Healthy living is more important now than ever. Not only are we fast approaching winter, but we’re stuck inside most the time (rightfully) trying to flatten the curve.
So, aside from those essential home workouts, it’s also essential to eat well to ensure you stay as healthy as possible. But with so much information out there about what you should and shouldn’t be eating to have a healthy living diet, it’s hard to know where to start.
Forget fad diets and what’s trending. We’ve rounded up 15 healthy foods everyone should be eating to live a balanced and healthy life. From fruit and vegetables to grains and legumes, make sure you’re eating these delicious and nutritional foods and quickly notice the benefits of a healthy lifestyle.
All leafy greens are great for you, but kale really reigns supreme. Packed full of antioxidants, minerals, fibre and vitamins, kale is a nutrient-dense superfood that is worth eating on a daily basis. Kale is also high in bioactive compounds that have proven to fight cancer in studies.
Kale is delicious cooked or raw, so don’t be afraid to experiment with it beyond salads. From pizza to Panzanella, kale makes a tasty addition to many dishes. Check out some recipe ideas for inspiration.
If you know anything about blueberries (apart from the fact they’re sweet and juicy!), you’ll know that they’re brimming with our friends, antioxidants. Studies show that some of these antioxidants are able to cross the blood-brain barrier and carry out protective effects on your brain! Pretty awesome, right?
And that’s just the beginning when it comes to the benefits of blueberries. Whether it’s the fact they can help maintain brain function or that they may lower blood pressure, there’s no denying the magic of these little balls of health. Scatter them across your muesli, pop them in a smoothie or simply snack on them throughout the day.
High in vitamin C, B1 and B6, calcium, potassium and more, garlic truly is essential to living a healthy life. Garlic is high in beneficial sulfur compounds such as allicin, which has been found to reduce inflammation and other antioxidant benefits.
Several studies reveal that both allicin and garlic may lower blood pressure and the risk of heart disease in the future. Raw garlic also has powerful antibacterial and antifungal properties, so if you can stomach it, it’s worth chomping on a raw clove or two from time to time! Otherwise, try grating it on your favourite salad or in one of your favourite winter recipes.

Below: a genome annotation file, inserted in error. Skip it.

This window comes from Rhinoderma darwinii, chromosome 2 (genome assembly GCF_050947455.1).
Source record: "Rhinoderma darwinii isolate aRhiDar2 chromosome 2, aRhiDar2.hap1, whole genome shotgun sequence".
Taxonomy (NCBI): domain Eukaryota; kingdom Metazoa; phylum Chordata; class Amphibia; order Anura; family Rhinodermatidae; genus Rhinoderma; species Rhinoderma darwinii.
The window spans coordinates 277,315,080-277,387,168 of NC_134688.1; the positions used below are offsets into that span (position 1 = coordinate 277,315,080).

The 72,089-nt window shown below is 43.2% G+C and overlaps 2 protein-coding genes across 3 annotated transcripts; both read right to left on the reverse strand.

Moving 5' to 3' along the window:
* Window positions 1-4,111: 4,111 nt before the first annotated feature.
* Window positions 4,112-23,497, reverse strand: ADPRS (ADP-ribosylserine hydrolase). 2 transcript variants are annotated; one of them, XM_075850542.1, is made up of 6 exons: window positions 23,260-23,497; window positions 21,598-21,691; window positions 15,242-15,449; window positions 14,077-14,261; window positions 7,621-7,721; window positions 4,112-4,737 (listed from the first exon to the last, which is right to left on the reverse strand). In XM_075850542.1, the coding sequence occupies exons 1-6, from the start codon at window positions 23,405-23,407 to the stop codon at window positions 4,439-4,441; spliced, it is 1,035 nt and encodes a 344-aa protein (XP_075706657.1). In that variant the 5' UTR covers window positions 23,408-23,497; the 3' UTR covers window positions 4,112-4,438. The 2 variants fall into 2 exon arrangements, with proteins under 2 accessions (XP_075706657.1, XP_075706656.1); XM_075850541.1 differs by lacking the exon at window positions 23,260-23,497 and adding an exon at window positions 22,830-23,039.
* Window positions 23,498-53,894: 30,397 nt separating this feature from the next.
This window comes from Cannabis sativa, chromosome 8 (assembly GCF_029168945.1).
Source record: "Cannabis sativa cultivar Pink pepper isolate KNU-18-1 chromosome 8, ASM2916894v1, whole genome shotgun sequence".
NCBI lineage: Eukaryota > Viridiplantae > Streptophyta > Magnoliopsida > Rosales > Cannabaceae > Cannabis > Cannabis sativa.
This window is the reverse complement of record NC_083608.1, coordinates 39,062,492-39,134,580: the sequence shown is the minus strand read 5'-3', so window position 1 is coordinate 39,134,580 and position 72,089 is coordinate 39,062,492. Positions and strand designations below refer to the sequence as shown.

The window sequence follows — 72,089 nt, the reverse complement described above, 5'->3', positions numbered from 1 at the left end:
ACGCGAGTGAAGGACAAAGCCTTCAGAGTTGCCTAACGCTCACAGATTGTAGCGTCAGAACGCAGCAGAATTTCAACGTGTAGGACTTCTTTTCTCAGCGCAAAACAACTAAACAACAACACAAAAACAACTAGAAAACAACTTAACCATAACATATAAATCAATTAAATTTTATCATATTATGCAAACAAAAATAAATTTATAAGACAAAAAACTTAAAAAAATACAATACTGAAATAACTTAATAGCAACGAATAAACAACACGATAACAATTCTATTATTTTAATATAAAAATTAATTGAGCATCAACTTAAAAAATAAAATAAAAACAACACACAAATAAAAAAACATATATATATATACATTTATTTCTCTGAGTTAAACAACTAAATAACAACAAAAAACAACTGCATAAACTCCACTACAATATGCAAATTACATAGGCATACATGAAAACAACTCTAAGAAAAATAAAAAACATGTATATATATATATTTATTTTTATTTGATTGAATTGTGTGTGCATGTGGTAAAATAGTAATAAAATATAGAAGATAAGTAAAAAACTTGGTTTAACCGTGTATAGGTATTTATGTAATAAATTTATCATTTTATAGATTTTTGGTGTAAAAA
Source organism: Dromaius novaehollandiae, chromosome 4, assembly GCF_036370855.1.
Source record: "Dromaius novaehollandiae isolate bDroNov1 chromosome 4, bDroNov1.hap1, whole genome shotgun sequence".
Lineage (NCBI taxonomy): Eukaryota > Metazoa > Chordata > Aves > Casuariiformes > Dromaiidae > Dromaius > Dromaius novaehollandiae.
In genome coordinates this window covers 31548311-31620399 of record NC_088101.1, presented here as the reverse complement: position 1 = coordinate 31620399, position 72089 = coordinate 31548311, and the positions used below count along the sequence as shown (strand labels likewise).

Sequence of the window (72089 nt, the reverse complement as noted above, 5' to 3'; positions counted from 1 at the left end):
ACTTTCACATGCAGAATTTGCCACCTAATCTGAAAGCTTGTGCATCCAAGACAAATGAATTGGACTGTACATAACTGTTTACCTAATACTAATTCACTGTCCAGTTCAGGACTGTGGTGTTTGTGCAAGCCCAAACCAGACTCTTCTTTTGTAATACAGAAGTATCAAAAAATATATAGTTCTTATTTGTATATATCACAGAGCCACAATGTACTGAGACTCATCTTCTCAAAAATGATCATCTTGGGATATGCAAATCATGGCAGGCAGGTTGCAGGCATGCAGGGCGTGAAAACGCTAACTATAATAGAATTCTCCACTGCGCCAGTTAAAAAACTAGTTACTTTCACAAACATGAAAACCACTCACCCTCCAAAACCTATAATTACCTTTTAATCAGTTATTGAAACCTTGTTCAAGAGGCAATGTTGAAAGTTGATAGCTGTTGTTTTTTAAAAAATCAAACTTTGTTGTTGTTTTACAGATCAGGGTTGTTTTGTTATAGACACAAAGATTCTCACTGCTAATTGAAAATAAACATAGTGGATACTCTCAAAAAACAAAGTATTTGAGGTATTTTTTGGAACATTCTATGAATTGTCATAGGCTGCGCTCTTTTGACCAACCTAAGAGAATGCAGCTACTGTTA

Renowned for its inclusion in Japanese dishes such as sushi, edible seaweed has many surprising health benefits that are supported by science. Some of these are that it’s a great source of vitamins and minerals such as vitamins A, C, E and K, as well as folate, zinc, sodium, calcium and magnesium.
Seaweed is also a fantastic source of omega-3 fats and vitamin B12, both of which are typically found in fish, making them a bit trickier for vegetarians and vegans to get without supplements.
Not a fan of sushi? Try a delicious seaweed salad or a range of other seaweed dishes to get your intake of the nutritional food.
Ahh, avocados. Who doesn’t love to start their weekend with these smashed on sourdough? Avocados are a unique fruit as instead of consisting mainly of carbohydrates, avocado is high in healthy fats. But their benefits don’t end there!
Avocados are an excellent source of antioxidants, contain more potassium than bananas and are full of omega-3 fatty acids.
Aside from being an essential food in a healthy diet, the creamy and buttery flesh of avos is delicious in a range of recipes. From a layered Mexican sweet potato salad to a tandoori pumpkin salad with buttermilk dressing, avocado is an essential ingredient in so many dishes.
If you want a quick and tasty snack that is nutrient-dense, reach for a handful of almonds. Full of fibre, vitamin E and magnesium, almonds are also fantastic sources of protein. Low in carbohydrates but high in healthy fats, almonds can also assist with the control of blood sugar levels.
Another great benefit of almonds is that they increase the feeling of being full, meaning you end up consuming fewer calories. Bonus!
Almonds are delicious to snack on whether they’re raw, roasted or coated with tamari. Almonds are also a fantastic ingredient to add to salads, whether whole or shaved.
The large, hairy seeds of coconut palms, coconuts are grown in tropical climates and known for their tasty white flesh hiding inside. Rich in many vital minerals such as copper and manganese, coconuts might have several other benefits, such as helping your brain, improving your immunity and stabilising your blood sugar.
Coconuts are an enormously popular substitute for dairy in vegan dishes and drinks, because of their cream and milk. Full fat coconut milk is a great alternative to heavy cream in many recipes as it’s high in fat and creates a rich texture in dishes such as curries, ice cream, puddings, sauces and more. Coconuts really are healthy eating at its finest!